Through product releases like Experion PKS IO HIVE Network and Universal IO Discovery—some of the first major product announcements made by Urso during a firehose presentation of product announcements Monday morning—Honeywell’s C300 controllers can communicate with any universal I/O deployed in process areas on the network. Rather than being tethered to a particular I/O, the controller will use the network infrastructure to discover any I/O or channel and bind with it, Urso explained.
Shifting I/O to the field, HIVE takes individual physical controllers and distributes the load so that they appear as a single virtual controller. This distributes IT compute from onsite to offsite, providing a seamless operations experience. “This is a control mesh or data center concept of controllers—or control hive, as we call it,” Urso said.
This makes the whole system more flexible and adaptable. “Traditional control engineering is a pretty rigid and hierarchical model that’s defined by physical relationships,” Urso said, explaining how engineers typically have to carefully plan, making rules around how much I/O can connect to a controller and then implementing control strategies. “Late changes cause physical reconfiguration and manual load balancing. In a big project, this can be a very circular activity.”
With Experion PKS HIVE, control engineers can simply assign controls to the entire control hive, which will automatically allocate those controls to any available control compute. “They can do this because any controller can communicate with any I/O. So they can treat physical controllers as just control compute,” Urso said. “If they need additional control compute, they simply add C300 controllers.” This eliminates hundreds of steps and makes late changes completely flexible.
“You don’t have to think about deploying control to a specific controller,” he added. “Those controls will find their way to where the available compute exists. You can simplify the work in control engineering and can optimize load balancing across multiple controllers.”
Because Honeywell had to separate the control hardware from the control software to achieve this, it also means that the control software could technically run on any physical hardware, such as a set of PC servers.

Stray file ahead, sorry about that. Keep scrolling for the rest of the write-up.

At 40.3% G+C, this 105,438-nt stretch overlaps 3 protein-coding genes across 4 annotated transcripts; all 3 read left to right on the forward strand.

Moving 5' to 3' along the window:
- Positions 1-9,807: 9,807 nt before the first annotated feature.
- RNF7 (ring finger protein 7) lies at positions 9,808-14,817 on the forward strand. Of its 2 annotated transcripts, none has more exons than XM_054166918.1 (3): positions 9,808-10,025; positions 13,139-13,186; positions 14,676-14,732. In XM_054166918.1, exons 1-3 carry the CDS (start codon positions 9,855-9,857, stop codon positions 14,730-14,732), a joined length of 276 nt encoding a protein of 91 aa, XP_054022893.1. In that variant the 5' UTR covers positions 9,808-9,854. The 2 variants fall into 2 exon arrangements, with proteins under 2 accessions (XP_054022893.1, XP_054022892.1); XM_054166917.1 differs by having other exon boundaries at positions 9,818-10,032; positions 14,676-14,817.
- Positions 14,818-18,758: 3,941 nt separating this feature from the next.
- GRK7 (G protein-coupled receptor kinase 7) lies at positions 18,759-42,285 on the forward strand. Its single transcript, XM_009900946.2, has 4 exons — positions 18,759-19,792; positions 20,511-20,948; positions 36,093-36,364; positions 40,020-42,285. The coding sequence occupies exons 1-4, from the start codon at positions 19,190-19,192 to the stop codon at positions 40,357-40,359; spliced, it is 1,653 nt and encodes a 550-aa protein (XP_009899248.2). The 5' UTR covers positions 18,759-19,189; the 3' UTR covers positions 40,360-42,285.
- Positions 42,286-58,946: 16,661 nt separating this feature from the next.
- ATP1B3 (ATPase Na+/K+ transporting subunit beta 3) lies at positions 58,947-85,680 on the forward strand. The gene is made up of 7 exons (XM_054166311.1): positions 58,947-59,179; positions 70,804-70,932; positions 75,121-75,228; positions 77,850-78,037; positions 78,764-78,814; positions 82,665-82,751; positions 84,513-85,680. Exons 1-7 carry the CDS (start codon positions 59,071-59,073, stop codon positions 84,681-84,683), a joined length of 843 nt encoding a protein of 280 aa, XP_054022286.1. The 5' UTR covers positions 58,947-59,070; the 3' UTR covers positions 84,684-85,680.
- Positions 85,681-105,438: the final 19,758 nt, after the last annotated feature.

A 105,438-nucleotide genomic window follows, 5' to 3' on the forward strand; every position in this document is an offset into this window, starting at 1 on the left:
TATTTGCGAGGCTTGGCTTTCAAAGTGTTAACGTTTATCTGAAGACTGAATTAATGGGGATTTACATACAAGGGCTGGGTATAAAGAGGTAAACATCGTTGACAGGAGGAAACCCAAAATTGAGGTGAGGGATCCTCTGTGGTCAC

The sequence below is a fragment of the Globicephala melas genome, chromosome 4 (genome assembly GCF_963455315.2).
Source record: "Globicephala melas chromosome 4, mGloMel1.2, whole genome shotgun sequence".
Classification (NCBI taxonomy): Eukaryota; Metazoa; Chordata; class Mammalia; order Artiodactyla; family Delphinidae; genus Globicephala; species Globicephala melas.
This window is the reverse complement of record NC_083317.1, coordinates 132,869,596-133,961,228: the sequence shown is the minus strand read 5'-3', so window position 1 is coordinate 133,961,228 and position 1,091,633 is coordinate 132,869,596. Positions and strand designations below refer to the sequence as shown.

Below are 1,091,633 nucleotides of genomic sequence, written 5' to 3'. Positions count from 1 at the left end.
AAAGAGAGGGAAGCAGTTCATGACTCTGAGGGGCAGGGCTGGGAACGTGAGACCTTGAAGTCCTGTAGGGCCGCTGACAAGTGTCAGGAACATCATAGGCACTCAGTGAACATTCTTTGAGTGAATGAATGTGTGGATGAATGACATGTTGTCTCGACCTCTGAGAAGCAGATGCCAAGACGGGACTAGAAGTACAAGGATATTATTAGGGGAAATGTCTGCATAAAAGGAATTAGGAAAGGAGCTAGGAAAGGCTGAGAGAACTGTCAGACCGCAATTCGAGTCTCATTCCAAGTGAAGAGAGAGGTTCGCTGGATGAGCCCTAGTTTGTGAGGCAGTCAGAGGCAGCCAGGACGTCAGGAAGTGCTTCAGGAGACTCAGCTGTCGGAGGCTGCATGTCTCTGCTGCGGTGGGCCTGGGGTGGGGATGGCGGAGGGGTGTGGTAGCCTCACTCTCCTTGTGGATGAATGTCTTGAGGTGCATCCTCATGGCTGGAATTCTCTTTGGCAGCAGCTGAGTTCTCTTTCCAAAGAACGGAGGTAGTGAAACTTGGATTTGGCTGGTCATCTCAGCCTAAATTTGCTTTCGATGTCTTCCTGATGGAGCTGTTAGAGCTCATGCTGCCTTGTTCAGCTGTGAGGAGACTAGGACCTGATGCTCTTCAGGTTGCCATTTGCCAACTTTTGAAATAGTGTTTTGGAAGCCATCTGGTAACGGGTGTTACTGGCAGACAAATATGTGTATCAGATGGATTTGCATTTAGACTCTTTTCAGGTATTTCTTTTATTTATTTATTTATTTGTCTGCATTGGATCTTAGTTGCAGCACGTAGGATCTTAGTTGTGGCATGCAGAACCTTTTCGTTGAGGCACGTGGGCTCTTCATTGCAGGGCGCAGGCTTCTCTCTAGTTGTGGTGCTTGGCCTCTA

The IT HIVE part of the offering makes use of Honeywell’s virtualization technology to centralize IT management and minimize the amount of IT infrastructure needed on site. “We’re trying to reduce the impact and cost associated with IT infrastructure that’s deployed at process facilities around the world,” Urso said. “We want you to be able to focus on process control and not IT.”
Using a completely fault-tolerant IT architecture, operations can maintain just a few critical IT devices onsite. “During normal operations, you can run most of your system from a central location, delivering information back to thin clients on site,” Urso explained. “It allows you to centralize your process control IT assets and personnel. You significantly reduce costs in onsite locations.”
The challenge, Urso commented, was doing that in a way that still facilitates high availability. “We developed a novel approach that says you can host most of the system centrally and utilize technologies that in the event of a worst-case network failure, you’re still operational with a subset of equipment on site,” he explained.
The digital twin process model underlies all three HIVE principles. From a high-fidelity process model built primarily for operator training, Honeywell is able to plug the same technology into project execution to help validate that controls and infrastructure are ready for operation.
The Experion PKS IT HIVE and IO HIVE can be ordered now, with deliveries beginning in Q1 2020. Control HIVE will be available in the second half of 2020.